Baltimore County has the second highest number of overdose deaths in the state—in 2018, 348 people died from opioid-related overdoses, up from 323 in 2017. Olszewski’s Transition Team made a number of recommendations (PDF) related to tackling the opioid epidemic, including the appointment of an Opioid Strategy Coordinator to spearhead efforts to address the crisis across the government.

About the Opioid Response Working Group

The Opioid Response Working Group was announced in May, and the group gathered public input through an online survey and two public meetings, as well as information from experts and stakeholders.

“The working group members were delighted to serve and are very grateful to the members of the public who came forward with their insights,” said John Chessare, President and CEO of GMBC HealthCare and chair of the Opioid Response Working Group. “We look forward to working with the County in implementing the recommendations to further reduce opioid addiction and its effects on our community.”

The Working Group has received technical support from staff at the Baltimore County Department of Health, and faculty and students at the Johns Hopkins Bloomberg School of Public Health, with support from the Bloomberg American Health Initiative.


"Just in Time" Database to Be Used by the Departments of Health, Police, Fire and Corrections.

The Baltimore County Department of Health and Human Services (HHS) received a $2.6 million federal grant from the Centers for Disease Control and Prevention (CDC), to address the opioid epidemic in Baltimore County, with the possibility to receive subsequent funding. Initial grant funds will support the development of a “Just In Time” database to be used by the Departments of Health, Police, Fire and Corrections, who are on the frontlines of responding to substance abuse disorders and fatal and nonfatal opioid overdoses.

“The opioid epidemic affects every corner of our county, and an effective response requires all of our agencies to work together. This generous grant from the CDC elevates countywide coordination and response regarding prevention, intervention, enforcement and protection efforts,” said Baltimore County Executive John Olszewski, Jr.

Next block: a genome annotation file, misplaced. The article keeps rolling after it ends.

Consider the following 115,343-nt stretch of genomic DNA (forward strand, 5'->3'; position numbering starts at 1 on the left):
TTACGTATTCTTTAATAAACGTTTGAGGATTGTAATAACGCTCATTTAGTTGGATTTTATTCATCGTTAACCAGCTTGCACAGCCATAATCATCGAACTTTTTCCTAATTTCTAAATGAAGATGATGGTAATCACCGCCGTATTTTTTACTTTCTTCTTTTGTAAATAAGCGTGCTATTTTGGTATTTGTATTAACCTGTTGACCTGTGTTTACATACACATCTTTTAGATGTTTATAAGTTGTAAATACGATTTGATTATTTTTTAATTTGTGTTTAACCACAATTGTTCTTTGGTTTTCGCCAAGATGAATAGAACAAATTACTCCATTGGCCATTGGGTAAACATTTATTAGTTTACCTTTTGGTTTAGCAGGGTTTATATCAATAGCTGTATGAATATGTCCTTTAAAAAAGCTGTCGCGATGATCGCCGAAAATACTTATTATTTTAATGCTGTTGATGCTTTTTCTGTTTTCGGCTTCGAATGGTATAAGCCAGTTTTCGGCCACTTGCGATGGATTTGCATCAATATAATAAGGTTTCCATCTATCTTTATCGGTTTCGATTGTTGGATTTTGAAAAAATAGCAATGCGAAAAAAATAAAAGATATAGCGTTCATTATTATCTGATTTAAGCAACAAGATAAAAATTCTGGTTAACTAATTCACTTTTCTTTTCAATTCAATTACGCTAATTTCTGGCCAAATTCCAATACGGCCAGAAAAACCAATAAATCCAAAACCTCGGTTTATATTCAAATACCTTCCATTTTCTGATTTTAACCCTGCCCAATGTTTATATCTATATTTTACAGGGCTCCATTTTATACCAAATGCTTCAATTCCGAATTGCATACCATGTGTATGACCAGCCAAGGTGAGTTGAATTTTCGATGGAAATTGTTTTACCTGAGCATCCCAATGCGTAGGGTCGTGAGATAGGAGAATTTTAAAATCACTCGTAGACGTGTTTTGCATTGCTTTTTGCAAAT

“These funds will help Baltimore fight against the opioid epidemic, providing the County with crucial data to help monitor its efforts and improve their response. Combating this scourge requires an all-hands-on-deck approach – we must keep working together at the local, state and federal level to address this public health crisis,” said U.S. Senator Chris Van Hollen (D-Md).

The “Just In Time” database, the project’s centerpiece, supports surveillance and prevention efforts of Health and Human Services and public safety agencies. “This CDC grant is vital in affording the availability of real-time data such as location and demographics, resulting in lifesaving outcomes for Baltimore County residents,” said Dr. Gregory Wm. Branch, Director and Health Officer.

Information in the database will be used to increase provider knowledge of safe opioid prescribing practices and increase linkage to care for individuals at-risk, including targeting high-risk populations such as substance exposed newborns. Data analysis will help to identify trends and areas of greatest need; recommend prevention activities and enable multi-agency first responders to more efficiently determine necessary steps, including automatic referral for peer services.

The Baltimore County Department of Health and Human Services (HHS) promotes well-being among individuals and families by providing quality health, housing and social services. Along with an administrative unit, HHS is comprised of the Departments of Health and Social Services.


 
 
Revised September 11, 2017